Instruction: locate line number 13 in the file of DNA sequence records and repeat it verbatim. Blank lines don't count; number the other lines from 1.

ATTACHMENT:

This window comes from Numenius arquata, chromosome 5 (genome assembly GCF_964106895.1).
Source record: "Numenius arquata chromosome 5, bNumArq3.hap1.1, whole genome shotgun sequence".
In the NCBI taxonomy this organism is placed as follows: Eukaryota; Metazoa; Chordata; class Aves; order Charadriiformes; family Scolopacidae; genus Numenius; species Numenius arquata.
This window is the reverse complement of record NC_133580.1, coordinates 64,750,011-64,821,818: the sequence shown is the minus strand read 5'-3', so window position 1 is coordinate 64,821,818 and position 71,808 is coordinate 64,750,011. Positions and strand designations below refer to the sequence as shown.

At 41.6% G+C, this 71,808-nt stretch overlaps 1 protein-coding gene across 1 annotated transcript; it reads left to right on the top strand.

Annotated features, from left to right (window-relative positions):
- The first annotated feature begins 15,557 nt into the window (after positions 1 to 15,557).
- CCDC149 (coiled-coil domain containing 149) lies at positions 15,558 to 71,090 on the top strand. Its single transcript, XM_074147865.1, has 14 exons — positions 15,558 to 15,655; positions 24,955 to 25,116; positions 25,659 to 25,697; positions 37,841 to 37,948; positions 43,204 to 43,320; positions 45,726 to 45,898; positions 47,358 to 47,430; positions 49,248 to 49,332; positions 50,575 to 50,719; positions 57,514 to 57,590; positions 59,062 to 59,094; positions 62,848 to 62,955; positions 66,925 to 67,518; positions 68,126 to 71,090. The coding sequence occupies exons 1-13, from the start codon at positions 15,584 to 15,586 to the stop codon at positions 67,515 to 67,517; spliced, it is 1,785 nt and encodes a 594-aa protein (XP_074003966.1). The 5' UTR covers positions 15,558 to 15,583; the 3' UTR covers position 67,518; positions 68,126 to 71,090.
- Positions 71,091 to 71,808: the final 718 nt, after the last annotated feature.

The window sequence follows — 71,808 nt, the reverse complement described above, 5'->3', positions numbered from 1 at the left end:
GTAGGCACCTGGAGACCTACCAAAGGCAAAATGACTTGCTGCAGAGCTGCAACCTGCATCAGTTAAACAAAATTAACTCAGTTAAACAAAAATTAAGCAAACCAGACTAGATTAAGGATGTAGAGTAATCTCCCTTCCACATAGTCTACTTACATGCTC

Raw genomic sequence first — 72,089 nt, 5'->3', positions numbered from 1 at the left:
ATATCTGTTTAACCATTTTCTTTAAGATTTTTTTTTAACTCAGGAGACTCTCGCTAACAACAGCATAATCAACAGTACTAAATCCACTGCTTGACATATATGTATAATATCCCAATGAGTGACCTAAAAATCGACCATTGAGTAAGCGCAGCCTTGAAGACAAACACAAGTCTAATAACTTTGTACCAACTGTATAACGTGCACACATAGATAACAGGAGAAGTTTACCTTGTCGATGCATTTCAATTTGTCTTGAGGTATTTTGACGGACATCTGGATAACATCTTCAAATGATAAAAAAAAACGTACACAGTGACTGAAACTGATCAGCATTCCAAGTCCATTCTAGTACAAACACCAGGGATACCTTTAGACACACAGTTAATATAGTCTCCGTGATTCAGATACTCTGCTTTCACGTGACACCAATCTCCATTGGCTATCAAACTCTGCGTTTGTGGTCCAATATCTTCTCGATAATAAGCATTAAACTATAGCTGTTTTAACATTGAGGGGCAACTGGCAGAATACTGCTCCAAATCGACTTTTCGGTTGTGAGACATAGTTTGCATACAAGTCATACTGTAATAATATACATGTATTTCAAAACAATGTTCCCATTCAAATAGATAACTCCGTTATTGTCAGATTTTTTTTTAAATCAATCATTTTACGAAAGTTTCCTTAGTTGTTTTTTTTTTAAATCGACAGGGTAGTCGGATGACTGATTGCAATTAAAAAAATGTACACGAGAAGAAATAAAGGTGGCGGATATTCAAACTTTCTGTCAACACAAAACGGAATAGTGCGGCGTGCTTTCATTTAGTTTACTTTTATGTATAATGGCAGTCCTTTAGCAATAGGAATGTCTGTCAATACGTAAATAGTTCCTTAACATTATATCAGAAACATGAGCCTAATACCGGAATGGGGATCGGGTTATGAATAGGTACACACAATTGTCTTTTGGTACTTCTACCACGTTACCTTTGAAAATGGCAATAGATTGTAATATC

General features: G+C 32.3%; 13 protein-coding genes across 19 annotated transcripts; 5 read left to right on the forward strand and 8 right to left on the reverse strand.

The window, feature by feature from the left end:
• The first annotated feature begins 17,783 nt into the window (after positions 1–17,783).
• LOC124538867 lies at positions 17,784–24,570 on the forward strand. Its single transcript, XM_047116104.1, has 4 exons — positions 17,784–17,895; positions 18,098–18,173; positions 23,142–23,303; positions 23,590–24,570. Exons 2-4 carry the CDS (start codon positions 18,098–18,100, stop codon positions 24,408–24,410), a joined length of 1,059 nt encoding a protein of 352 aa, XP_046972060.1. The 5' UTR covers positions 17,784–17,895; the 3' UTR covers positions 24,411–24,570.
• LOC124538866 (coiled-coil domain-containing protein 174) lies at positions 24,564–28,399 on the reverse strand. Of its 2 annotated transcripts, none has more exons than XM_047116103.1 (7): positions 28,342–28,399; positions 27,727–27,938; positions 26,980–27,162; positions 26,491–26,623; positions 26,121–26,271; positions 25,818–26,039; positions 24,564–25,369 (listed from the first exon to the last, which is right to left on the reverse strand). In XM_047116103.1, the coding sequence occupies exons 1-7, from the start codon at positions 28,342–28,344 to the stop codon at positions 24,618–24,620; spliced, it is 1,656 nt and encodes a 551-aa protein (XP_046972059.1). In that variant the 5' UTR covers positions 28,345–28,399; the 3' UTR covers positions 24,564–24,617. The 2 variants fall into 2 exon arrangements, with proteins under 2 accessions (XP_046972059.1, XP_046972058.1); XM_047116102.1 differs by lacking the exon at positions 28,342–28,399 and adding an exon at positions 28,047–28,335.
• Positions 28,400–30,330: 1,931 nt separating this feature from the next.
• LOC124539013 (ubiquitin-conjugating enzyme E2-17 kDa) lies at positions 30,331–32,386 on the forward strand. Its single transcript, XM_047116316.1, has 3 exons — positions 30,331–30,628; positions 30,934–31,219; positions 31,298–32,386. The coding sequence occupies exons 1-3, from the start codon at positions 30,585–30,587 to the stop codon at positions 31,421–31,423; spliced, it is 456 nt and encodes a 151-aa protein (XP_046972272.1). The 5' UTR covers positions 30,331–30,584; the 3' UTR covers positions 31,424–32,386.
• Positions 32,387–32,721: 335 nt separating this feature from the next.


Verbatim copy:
ATATCTGTTTAACCATTTTCTTTAAGATTTTTTTTTAACTCAGGAGACTCTCGCTAACAACAGCATAATCAACAGTACTAAATCCACTGCTTGACATATATGTATAATATCCCAATGAGTGACCTAAAAATCGACCATTGAGTAAGCGCAGCCTTGAAGACAAACACAAGTCTAATAACTTTGTACCAACTGTATAACGTGCACACATAGATAACAGGAGAAGTTTACCTTGTCGATGCATTTCAATTTGTCTTGAGGTATTTTGACGGACATCTGGATAACATCTTCAAATGATAAAAAAAAACGTACACAGTGACTGAAACTGATCAGCATTCCAAGTCCATTCTAGTACAAACACCAGGGATACCTTTAGACACACAGTTAATATAGTCTCCGTGATTCAGATACTCTGCTTTCACGTGACACCAATCTCCATTGGCTATCAAACTCTGCGTTTGTGGTCCAATATCTTCTCGATAATAAGCATTAAACTATAGCTGTTTTAACATTGAGGGGCAACTGGCAGAATACTGCTCCAAATCGACTTTTCGGTTGTGAGACATAGTTTGCATACAAGTCATACTGTAATAATATACATGTATTTCAAAACAATGTTCCCATTCAAATAGATAACTCCGTTATTGTCAGATTTTTTTTTAAATCAATCATTTTACGAAAGTTTCCTTAGTTGTTTTTTTTTTAAATCGACAGGGTAGTCGGATGACTGATTGCAATTAAAAAAATGTACACGAGAAGAAATAAAGGTGGCGGATATTCAAACTTTCTGTCAACACAAAACGGAATAGTGCGGCGTGCTTTCATTTAGTTTACTTTTATGTATAATGGCAGTCCTTTAGCAATAGGAATGTCTGTCAATACGTAAATAGTTCCTTAACATTATATCAGAAACATGAGCCTAATACCGGAATGGGGATCGGGTTATGAATAGGTACACACAATTGTCTTTTGGTACTTCTACCACGTTACCTTTGAAAATGGCAATAGATTGTAATATC